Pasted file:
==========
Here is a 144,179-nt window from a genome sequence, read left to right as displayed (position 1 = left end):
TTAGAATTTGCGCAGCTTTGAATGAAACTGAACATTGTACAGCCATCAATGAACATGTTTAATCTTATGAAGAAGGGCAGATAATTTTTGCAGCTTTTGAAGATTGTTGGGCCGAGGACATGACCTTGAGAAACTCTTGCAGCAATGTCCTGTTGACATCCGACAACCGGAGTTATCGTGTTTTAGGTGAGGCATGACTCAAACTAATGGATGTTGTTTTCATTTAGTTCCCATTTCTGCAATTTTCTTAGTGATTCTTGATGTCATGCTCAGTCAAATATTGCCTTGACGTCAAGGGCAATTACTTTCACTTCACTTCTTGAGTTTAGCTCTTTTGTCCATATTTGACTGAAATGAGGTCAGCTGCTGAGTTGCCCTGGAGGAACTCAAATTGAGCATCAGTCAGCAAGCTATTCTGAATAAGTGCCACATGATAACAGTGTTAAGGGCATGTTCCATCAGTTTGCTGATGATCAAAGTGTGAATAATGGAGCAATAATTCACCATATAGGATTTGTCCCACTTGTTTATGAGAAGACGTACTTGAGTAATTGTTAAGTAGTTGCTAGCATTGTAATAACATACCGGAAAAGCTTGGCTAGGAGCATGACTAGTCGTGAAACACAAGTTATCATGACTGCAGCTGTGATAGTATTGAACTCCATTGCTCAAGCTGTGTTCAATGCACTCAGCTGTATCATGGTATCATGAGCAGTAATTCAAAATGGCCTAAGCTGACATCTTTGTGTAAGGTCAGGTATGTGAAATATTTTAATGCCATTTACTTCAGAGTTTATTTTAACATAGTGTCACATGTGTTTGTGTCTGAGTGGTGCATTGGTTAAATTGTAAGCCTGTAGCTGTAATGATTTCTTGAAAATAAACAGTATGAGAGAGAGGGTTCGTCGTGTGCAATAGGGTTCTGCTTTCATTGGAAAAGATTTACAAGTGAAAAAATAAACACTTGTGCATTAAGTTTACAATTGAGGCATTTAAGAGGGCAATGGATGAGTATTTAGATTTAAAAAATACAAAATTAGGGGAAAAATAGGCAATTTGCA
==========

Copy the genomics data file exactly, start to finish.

Here is a 144,179-nt window from a genome sequence, read left to right as displayed (position 1 = left end):
TTAGAATTTGCGCAGCTTTGAATGAAACTGAACATTGTACAGCCATCAATGAACATGTTTAATCTTATGAAGAAGGGCAGATAATTTTTGCAGCTTTTGAAGATTGTTGGGCCGAGGACATGACCTTGAGAAACTCTTGCAGCAATGTCCTGTTGACATCCGACAACCGGAGTTATCGTGTTTTAGGTGAGGCATGACTCAAACTAATGGATGTTGTTTTCATTTAGTTCCCATTTCTGCAATTTTCTTAGTGATTCTTGATGTCATGCTCAGTCAAATATTGCCTTGACGTCAAGGGCAATTACTTTCACTTCACTTCTTGAGTTTAGCTCTTTTGTCCATATTTGACTGAAATGAGGTCAGCTGCTGAGTTGCCCTGGAGGAACTCAAATTGAGCATCAGTCAGCAAGCTATTCTGAATAAGTGCCACATGATAACAGTGTTAAGGGCATGTTCCATCAGTTTGCTGATGATCAAAGTGTGAATAATGGAGCAATAATTCACCATATAGGATTTGTCCCACTTGTTTATGAGAAGACGTACTTGAGTAATTGTTAAGTAGTTGCTAGCATTGTAATAACATACCGGAAAAGCTTGGCTAGGAGCATGACTAGTCGTGAAACACAAGTTATCATGACTGCAGCTGTGATAGTATTGAACTCCATTGCTCAAGCTGTGTTCAATGCACTCAGCTGTATCATGGTATCATGAGCAGTAATTCAAAATGGCCTAAGCTGACATCTTTGTGTAAGGTCAGGTATGTGAAATATTTTAATGCCATTTACTTCAGAGTTTATTTTAACATAGTGTCACATGTGTTTGTGTCTGAGTGGTGCATTGGTTAAATTGTAAGCCTGTAGCTGTAATGATTTCTTGAAAATAAACAGTATGAGAGAGAGGGTTCGTCGTGTGCAATAGGGTTCTGCTTTCATTGGAAAAGATTTACAAGTGAAAAAATAAACACTTGTGCATTAAGTTTACAATTGAGGCATTTAAGAGGGCAATGGATGAGTATTTAGATTTAAAAAATACAAAATTAGGGGAAAAATAGGCAATTTGCA